Having the continuous glucose monitor that alerts me to low blood sugar is fantastic. Because at the first sign of it going low, I take care of it. I don't wait.

Lauren: Also you've mentioned you've got a toddler. What’s it like raising a kid, especially a little one, and managing your own symptoms? Is he aware of the fact that Daddy has Type 1 diabetes, and that Daddy has to run and have some juice? How did you tell him about all of this stuff?

Noah: He's only two-and-a-half, so we haven't gotten into what it is and what it means. We have talked about it. I have nieces and nephews, so I've done this with little kids quite a bit. He knows Daddy has medicine; I let him play with the pump, I let him shine the light on it, I let him turn the light on and off. I have to teach him not to pull it because it's a cord that's attached to my body. So not only does it hurt, but he could rip it out. I let him do as much as he wants, in terms of checking it out and asking questions.

He doesn't drink juice at our house. But I need juice from time to time, and so we just call it Daddy's medicine. So he understands that. He knows that I need medicine, I go to the doctor — but we haven't gotten to the point as to why. It’s similar to what I was saying about work … just making it as normal as possible.

Like, this is just what it is. But if my blood sugar goes low, and it's just me and him at the house, it's scary; he's not old enough yet to use the phone if something were to really go wrong. He's not quite old enough to really understand that Daddy needs to take a break and sit. So it's tough. I do find that when it's just the two of us, I'm even more conscious of where I am. Just because I have to be.

Lauren: That must be a very heavy burden to carry.

Noah: Yeah, it can be. From time to time, it can restrict me from what I’m trying to do. If it's just the two of us, we're probably not going to go for a really long walk, far away, without me bringing a huge backpack full of food and snacks.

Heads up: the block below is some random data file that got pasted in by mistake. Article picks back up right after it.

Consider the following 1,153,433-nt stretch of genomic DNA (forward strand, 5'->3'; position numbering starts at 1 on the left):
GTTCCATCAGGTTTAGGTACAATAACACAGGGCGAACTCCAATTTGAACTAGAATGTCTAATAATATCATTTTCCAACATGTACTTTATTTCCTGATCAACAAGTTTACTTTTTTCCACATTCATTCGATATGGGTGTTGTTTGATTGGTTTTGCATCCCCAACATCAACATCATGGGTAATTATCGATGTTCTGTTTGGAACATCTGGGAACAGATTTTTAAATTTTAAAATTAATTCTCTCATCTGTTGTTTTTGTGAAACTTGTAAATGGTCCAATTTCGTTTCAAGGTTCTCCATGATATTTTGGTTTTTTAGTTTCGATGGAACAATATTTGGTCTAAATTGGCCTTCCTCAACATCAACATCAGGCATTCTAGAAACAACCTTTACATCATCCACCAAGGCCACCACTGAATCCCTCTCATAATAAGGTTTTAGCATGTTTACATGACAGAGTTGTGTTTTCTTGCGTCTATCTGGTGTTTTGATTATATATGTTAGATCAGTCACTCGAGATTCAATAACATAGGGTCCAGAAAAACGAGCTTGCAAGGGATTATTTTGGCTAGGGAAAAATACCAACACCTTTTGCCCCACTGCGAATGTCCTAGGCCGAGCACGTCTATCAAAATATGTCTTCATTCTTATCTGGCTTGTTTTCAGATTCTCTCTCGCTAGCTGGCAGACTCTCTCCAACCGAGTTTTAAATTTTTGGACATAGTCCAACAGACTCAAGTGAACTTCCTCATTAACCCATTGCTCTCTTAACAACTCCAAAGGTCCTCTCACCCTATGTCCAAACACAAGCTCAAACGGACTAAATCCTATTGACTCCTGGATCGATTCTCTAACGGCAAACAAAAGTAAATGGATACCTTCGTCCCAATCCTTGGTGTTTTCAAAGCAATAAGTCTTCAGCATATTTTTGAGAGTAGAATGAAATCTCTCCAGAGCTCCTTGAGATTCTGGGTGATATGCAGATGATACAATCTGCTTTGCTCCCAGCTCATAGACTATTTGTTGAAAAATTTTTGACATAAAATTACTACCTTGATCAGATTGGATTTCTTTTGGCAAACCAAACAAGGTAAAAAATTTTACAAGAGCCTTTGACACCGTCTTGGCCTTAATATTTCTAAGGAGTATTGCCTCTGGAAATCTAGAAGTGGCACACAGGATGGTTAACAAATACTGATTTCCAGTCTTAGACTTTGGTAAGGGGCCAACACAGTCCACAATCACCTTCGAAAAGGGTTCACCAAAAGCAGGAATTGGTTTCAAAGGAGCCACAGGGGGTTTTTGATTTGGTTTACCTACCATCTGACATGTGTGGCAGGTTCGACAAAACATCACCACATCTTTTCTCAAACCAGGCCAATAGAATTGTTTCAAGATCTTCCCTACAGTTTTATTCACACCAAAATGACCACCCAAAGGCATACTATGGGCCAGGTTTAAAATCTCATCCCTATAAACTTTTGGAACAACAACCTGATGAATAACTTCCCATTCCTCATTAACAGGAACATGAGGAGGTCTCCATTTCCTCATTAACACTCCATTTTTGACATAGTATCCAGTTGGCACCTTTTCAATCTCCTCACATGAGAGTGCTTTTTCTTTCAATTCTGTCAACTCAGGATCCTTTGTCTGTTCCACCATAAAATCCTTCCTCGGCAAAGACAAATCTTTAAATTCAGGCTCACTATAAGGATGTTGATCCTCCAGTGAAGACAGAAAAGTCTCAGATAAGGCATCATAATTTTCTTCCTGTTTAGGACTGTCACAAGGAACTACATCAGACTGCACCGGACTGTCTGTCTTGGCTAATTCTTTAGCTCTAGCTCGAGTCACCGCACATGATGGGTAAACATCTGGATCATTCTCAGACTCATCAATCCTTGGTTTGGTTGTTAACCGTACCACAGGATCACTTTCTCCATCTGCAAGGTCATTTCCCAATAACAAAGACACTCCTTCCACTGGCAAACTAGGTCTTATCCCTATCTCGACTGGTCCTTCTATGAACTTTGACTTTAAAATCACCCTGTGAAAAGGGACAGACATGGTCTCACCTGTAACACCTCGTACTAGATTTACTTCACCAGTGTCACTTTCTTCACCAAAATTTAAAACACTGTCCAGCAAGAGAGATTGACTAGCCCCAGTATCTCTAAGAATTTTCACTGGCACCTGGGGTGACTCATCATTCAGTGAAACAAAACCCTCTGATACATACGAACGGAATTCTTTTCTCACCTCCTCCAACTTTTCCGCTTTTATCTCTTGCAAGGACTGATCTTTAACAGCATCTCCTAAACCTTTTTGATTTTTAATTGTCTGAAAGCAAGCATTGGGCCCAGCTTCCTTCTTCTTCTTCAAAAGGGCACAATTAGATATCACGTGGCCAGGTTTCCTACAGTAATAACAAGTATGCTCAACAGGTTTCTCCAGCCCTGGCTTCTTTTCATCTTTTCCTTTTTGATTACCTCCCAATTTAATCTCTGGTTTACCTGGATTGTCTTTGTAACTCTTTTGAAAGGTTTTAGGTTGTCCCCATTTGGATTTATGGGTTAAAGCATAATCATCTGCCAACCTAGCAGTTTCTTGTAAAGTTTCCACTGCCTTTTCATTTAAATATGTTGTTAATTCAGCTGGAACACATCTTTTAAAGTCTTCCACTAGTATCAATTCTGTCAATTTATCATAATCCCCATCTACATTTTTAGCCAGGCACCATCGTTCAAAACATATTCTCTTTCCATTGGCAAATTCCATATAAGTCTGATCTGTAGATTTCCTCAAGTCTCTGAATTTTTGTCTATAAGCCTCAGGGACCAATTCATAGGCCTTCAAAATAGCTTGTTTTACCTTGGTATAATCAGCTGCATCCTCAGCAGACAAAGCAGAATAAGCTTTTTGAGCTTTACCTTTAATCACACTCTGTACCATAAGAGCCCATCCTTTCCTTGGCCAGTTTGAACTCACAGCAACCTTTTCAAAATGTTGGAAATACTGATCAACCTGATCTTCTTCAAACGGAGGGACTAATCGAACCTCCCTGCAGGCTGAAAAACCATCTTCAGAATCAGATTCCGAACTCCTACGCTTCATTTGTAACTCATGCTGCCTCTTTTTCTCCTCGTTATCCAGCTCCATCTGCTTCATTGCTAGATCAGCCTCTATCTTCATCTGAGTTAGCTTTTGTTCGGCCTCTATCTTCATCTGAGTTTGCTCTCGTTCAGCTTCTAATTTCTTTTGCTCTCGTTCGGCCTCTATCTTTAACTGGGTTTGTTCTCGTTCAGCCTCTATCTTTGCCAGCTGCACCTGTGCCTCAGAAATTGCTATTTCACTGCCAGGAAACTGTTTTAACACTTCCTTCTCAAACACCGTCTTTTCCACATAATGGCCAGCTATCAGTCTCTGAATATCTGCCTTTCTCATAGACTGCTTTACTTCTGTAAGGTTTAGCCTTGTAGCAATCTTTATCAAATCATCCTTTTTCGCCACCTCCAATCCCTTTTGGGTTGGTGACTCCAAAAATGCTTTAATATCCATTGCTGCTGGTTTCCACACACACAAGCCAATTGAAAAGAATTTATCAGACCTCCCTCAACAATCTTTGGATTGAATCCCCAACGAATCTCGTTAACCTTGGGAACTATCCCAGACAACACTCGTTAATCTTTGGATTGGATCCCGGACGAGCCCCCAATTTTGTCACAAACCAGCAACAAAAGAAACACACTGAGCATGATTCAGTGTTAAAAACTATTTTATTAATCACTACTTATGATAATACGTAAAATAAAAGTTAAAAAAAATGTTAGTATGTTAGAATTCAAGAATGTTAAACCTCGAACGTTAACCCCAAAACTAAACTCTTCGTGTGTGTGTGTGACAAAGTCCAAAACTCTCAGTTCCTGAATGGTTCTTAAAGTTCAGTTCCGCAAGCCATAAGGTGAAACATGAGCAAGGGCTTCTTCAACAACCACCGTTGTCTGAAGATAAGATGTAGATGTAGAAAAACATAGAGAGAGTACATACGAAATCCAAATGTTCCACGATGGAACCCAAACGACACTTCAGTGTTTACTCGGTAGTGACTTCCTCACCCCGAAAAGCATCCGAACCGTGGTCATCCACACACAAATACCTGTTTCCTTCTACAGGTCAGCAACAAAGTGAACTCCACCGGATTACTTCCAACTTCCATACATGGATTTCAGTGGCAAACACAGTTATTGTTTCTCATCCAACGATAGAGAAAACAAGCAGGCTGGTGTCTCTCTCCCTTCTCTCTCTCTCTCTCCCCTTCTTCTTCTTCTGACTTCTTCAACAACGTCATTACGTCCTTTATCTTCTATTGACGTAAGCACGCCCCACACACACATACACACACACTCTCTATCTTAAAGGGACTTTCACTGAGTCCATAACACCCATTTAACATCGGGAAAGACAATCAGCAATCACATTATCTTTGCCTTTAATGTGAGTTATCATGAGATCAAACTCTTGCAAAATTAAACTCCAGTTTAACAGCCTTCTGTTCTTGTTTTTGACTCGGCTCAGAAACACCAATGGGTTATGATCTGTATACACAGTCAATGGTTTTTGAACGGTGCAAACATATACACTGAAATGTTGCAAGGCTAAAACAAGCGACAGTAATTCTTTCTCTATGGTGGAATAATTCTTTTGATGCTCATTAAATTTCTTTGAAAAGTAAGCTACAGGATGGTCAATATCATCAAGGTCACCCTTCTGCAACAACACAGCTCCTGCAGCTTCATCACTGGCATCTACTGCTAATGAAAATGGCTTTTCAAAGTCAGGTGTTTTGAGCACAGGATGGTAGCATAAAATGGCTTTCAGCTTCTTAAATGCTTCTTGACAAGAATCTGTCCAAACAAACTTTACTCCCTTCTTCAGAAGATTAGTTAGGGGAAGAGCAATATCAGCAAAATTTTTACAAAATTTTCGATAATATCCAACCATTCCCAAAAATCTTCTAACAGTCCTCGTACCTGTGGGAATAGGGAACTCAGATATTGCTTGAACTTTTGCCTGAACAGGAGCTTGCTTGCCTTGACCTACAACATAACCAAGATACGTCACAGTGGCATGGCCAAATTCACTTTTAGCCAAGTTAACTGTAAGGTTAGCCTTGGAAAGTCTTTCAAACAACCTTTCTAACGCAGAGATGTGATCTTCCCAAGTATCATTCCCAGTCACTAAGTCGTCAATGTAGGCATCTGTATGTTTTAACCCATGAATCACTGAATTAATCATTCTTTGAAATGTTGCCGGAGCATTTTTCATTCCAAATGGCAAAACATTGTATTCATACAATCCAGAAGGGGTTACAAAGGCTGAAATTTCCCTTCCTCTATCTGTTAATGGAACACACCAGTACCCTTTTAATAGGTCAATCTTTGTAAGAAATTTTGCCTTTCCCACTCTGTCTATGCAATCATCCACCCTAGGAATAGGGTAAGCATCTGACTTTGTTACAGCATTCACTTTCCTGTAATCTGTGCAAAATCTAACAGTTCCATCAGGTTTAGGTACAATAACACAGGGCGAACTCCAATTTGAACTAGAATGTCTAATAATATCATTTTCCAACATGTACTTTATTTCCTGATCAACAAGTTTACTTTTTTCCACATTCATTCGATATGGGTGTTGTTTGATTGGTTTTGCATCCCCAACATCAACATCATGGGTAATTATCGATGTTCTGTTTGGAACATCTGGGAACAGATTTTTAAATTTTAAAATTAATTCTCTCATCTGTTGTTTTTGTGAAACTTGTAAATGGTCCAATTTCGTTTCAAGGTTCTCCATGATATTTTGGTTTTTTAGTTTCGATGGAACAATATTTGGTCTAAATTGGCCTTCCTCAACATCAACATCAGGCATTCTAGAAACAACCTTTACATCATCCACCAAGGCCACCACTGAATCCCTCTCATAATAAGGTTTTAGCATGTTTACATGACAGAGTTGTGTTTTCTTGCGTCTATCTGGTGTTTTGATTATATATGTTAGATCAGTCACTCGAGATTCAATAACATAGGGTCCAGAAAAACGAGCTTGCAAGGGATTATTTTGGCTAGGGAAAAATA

The nice thing about being friends with somebody who has Type 1 diabetes is they always have snacks!

The more you have friends who understand that … in college, I went hiking with a friend one time, and unprompted she just brought a whole bag of snacks, which was great. It was like, “Oh, thanks, Mom, like this is great!”

The more you can let people know, the more people will look out for you, yeah.

Lauren: And you can also make friends with the people who always have the snacks!

Noah: Yes, it’s not a bad thing, either!

Lauren: So you mentioned that you've done a bit of work, being on panels with the Juvenile Diabetes Research Foundation. Has your experience turned into advocacy on a larger scale beyond that? What else have you worked with them on?

Noah: To be honest, I haven't done as much as I'd like, just because of work, family; time commitments. But, as I said, there’s a big fundraising walk every year. I work with the New England/Central Mass chapter of JDRF and try to help with family coaching. One of the things we do … any time there's a new family who registers for the walk, within their first or second year, we assign a coach just to check in with them and offer them support, giving them information about the event, as well as just being a contact person. Because a lot of times, you'll see families … their kid’s four years old and just got diagnosed, and the parents want to do something because they feel helpless. They feel like they can't do anything to help their kid. So one of the things they feel they can do is these fundraising events, which do raise money towards research towards a cure.

Being a family coach, some people want to interact a lot, some people don't. But really, it's being like a first line of defense, of, “Hey, I understand what you're going through. If you need anything, I'm here. If I'm not helpful to you, here's six other people you can reach out to." So when I hear that somebody was just diagnosed with Type 1 diabetes, I give them my phone number and email and say, “Call me any time you want."

Lauren: If we haven't already established it, Noah’s a nice guy!

Noah: Well, I try, you know! So I'm not taking the advocacy to that bigger level. But I try to do it on a very personal level.

Lauren: Which is also a time commitment. And those personal relationships can also be more specific and sometimes more fruitful.

Noah: Yeah. And as I said, I remember when I was first diagnosed, I really didn't want much to do with anything — sixth grade … what is this? But people reached out to my parents a lot to try to help them, and in hindsight, that's a really nice thing. And that's something that the community could provide.

Just taking the time to offer help, an ear, someone to talk to … can mean a lot to people.

Lauren: You’re obviously close with your parents. Were they your advocates, when you were a kid? And what was the transition like when you became your own man?